However, you know what makes impeachment politically impossible for the Republicans? You know what makes Obama invite the very idea? Progressives well remember what happened the last time Republicans decided it was a good idea to impeach the last Democratic president over the very important topic to the future of the country: lying about whether he did or did not get a blow job from another consenting adult.

Impeachment is serious business. It should only be for very serious things. But when the GOP made President Clinton only the second President in the US to be impeached by the House, over being dishonest about blow jobs, they cheapened the very idea. Along comes a president who has actually done some things I think may deserve impeachment, and sorry guys, you surrendered the moral high ground.

So Obama won’t be impeached. And you can thank Newt Gringrich for that.

17 Responses to “Quote of the Day on Executive Overreach”

  1. R Wilson says:

    Even if the house did impeach it would fail in the senate. as I recall it takes a 2/3 vote in the senate to get it done. That is not going to happen.

  2. divemedic says:

    The meme of “he was impeached for getting a blowjob” was the spin that the Clinton administration and the press put on it. He was impeached for lying under oath in a suit that was filed against him, in which he testified that he had never had sex outside of marriage.
    Perjury is still a serious crime in my book, even if the rest of the nation thinks that it is business as usual.

    • TS says:

      Much like where Sebastian said they cheapened impeachment, asking someone under oath whether or not they recieved a blowjob from a particular woman cheapens the charge of perjury.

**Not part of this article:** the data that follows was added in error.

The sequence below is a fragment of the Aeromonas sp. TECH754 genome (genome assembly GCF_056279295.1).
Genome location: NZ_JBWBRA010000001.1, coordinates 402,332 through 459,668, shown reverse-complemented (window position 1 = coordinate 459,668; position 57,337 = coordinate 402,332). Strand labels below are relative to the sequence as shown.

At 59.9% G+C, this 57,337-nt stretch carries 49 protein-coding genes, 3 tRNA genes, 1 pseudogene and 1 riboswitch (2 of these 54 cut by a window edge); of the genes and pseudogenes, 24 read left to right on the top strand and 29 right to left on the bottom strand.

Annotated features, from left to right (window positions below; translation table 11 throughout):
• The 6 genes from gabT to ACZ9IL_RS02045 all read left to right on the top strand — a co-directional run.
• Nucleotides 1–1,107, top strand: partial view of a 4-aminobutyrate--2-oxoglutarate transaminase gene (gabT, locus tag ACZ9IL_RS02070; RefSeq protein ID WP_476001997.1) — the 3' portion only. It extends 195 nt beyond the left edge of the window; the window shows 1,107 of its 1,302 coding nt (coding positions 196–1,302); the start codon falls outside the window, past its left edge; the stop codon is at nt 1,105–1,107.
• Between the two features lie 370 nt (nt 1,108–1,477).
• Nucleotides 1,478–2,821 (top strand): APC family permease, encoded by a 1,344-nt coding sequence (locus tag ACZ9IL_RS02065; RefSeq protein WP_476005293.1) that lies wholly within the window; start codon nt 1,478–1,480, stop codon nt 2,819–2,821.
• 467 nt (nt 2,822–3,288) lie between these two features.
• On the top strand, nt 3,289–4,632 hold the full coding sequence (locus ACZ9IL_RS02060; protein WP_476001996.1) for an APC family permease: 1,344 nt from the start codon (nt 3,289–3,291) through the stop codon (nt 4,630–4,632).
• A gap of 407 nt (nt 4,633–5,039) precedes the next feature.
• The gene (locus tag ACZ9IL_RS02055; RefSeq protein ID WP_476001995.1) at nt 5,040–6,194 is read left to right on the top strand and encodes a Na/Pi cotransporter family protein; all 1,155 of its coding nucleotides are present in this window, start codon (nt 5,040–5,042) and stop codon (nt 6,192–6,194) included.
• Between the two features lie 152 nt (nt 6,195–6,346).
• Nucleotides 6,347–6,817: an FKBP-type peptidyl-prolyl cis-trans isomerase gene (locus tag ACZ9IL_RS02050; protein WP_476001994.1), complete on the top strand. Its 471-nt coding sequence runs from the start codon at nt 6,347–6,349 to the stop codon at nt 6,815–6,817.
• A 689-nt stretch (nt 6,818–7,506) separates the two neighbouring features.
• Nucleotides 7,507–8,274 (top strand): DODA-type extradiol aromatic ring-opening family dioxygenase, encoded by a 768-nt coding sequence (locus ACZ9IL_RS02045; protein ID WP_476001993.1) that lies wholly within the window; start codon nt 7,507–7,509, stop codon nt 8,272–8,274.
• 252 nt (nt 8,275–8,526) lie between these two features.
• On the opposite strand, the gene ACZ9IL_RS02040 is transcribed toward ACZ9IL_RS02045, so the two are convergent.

3. DamDoc says:

    10-4 divemedic… The idea that the suit was about a blowjob totally misses the point, and is totally parallel with the strategy laid out by the levin quote.. The blow job meme was where the dems perfected the manipulation of their willing accomplaces in the MSM and low information voters.. That is what makes it work. The right cant use the strategy because they cant coopt the MSM, since all the reporters were educated in the Universities long ago infiltrated with radical left wing thought brainwashing, the first step in the overthrow of american principle .. And where that leaves us is impotent against any meme the left wants to spin.. Like taking away somebodies birth control, when in reality, the question passed over is why should I have to pay for it??? We, as a country, have been hijacked, and it’s basically over.. Just a slow circling around the toilet drain before it’s all gone. Brace yourself, and pray for a miricle.

  4. RAH says:

    I have heard the same claim that Bush was worse than Obama on executive ordes. I know he did more. But executive orders can be for doing executive action rather than rewriting or making new law. So if Bush overreached and abused his office to perform leglislation please provide examples.

    • Beatbox says:

      Patriot Act. Bush bullied, threatened, amplified fear among the populace to get his “free to do what the F I want” passed.

      Because…OSAMA!!

  5. Beatbox says:

    Yeah, I get tired of people trashing Obama for this (altho I don’t think he is right) when G.W. Bush did more to erode individual rights than any modern president.